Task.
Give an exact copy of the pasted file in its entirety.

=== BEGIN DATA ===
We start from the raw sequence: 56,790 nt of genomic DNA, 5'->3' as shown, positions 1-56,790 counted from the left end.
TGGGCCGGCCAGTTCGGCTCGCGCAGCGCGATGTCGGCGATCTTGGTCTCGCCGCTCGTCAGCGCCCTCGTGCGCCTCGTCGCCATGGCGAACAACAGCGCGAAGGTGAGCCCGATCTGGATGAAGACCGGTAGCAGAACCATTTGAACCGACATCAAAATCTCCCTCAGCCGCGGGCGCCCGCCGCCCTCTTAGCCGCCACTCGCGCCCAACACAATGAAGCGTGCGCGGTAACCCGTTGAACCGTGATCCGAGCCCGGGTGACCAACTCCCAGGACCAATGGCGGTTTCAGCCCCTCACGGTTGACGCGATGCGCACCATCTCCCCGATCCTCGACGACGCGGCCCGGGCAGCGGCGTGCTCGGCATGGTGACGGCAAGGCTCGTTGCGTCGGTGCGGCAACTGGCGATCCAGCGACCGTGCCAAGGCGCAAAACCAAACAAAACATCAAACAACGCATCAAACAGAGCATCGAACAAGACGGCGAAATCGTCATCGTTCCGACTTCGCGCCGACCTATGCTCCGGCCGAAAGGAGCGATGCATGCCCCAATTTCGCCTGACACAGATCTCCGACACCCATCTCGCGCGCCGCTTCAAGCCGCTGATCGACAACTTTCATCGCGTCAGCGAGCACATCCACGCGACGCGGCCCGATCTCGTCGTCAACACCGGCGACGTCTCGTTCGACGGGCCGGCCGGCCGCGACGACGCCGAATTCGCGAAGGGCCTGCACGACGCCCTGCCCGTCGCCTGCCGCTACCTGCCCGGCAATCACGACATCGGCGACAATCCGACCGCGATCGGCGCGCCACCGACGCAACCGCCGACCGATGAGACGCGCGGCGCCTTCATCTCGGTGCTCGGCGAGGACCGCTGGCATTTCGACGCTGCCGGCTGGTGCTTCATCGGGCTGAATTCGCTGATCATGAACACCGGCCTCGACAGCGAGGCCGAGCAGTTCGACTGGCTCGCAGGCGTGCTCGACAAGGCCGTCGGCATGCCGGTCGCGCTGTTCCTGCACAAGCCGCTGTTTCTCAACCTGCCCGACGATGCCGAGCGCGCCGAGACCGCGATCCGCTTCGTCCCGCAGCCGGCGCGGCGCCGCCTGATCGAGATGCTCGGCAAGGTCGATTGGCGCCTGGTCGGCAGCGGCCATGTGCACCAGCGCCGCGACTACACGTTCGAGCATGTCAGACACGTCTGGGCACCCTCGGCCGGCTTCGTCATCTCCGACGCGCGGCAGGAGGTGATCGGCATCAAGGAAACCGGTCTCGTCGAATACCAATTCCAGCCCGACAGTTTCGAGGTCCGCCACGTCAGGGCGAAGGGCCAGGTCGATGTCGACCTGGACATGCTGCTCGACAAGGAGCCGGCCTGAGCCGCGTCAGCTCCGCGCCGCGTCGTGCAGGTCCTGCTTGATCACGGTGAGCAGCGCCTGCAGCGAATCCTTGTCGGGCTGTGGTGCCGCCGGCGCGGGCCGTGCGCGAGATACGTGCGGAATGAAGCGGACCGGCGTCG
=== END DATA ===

We start from the raw sequence: 56,790 nt of genomic DNA, 5'->3' as shown, positions 1-56,790 counted from the left end.
TGGGCCGGCCAGTTCGGCTCGCGCAGCGCGATGTCGGCGATCTTGGTCTCGCCGCTCGTCAGCGCCCTCGTGCGCCTCGTCGCCATGGCGAACAACAGCGCGAAGGTGAGCCCGATCTGGATGAAGACCGGTAGCAGAACCATTTGAACCGACATCAAAATCTCCCTCAGCCGCGGGCGCCCGCCGCCCTCTTAGCCGCCACTCGCGCCCAACACAATGAAGCGTGCGCGGTAACCCGTTGAACCGTGATCCGAGCCCGGGTGACCAACTCCCAGGACCAATGGCGGTTTCAGCCCCTCACGGTTGACGCGATGCGCACCATCTCCCCGATCCTCGACGACGCGGCCCGGGCAGCGGCGTGCTCGGCATGGTGACGGCAAGGCTCGTTGCGTCGGTGCGGCAACTGGCGATCCAGCGACCGTGCCAAGGCGCAAAACCAAACAAAACATCAAACAACGCATCAAACAGAGCATCGAACAAGACGGCGAAATCGTCATCGTTCCGACTTCGCGCCGACCTATGCTCCGGCCGAAAGGAGCGATGCATGCCCCAATTTCGCCTGACACAGATCTCCGACACCCATCTCGCGCGCCGCTTCAAGCCGCTGATCGACAACTTTCATCGCGTCAGCGAGCACATCCACGCGACGCGGCCCGATCTCGTCGTCAACACCGGCGACGTCTCGTTCGACGGGCCGGCCGGCCGCGACGACGCCGAATTCGCGAAGGGCCTGCACGACGCCCTGCCCGTCGCCTGCCGCTACCTGCCCGGCAATCACGACATCGGCGACAATCCGACCGCGATCGGCGCGCCACCGACGCAACCGCCGACCGATGAGACGCGCGGCGCCTTCATCTCGGTGCTCGGCGAGGACCGCTGGCATTTCGACGCTGCCGGCTGGTGCTTCATCGGGCTGAATTCGCTGATCATGAACACCGGCCTCGACAGCGAGGCCGAGCAGTTCGACTGGCTCGCAGGCGTGCTCGACAAGGCCGTCGGCATGCCGGTCGCGCTGTTCCTGCACAAGCCGCTGTTTCTCAACCTGCCCGACGATGCCGAGCGCGCCGAGACCGCGATCCGCTTCGTCCCGCAGCCGGCGCGGCGCCGCCTGATCGAGATGCTCGGCAAGGTCGATTGGCGCCTGGTCGGCAGCGGCCATGTGCACCAGCGCCGCGACTACACGTTCGAGCATGTCAGACACGTCTGGGCACCCTCGGCCGGCTTCGTCATCTCCGACGCGCGGCAGGAGGTGATCGGCATCAAGGAAACCGGTCTCGTCGAATACCAATTCCAGCCCGACAGTTTCGAGGTCCGCCACGTCAGGGCGAAGGGCCAGGTCGATGTCGACCTGGACATGCTGCTCGACAAGGAGCCGGCCTGAGCCGCGTCAGCTCCGCGCCGCGTCGTGCAGGTCCTGCTTGATCACGGTGAGCAGCGCCTGCAGCGAATCCTTGTCGGGCTGTGGTGCCGCCGGCGCGGGCCGTGCGCGAGATACGTGCGGAATGAAGCGGACCGGCGTCG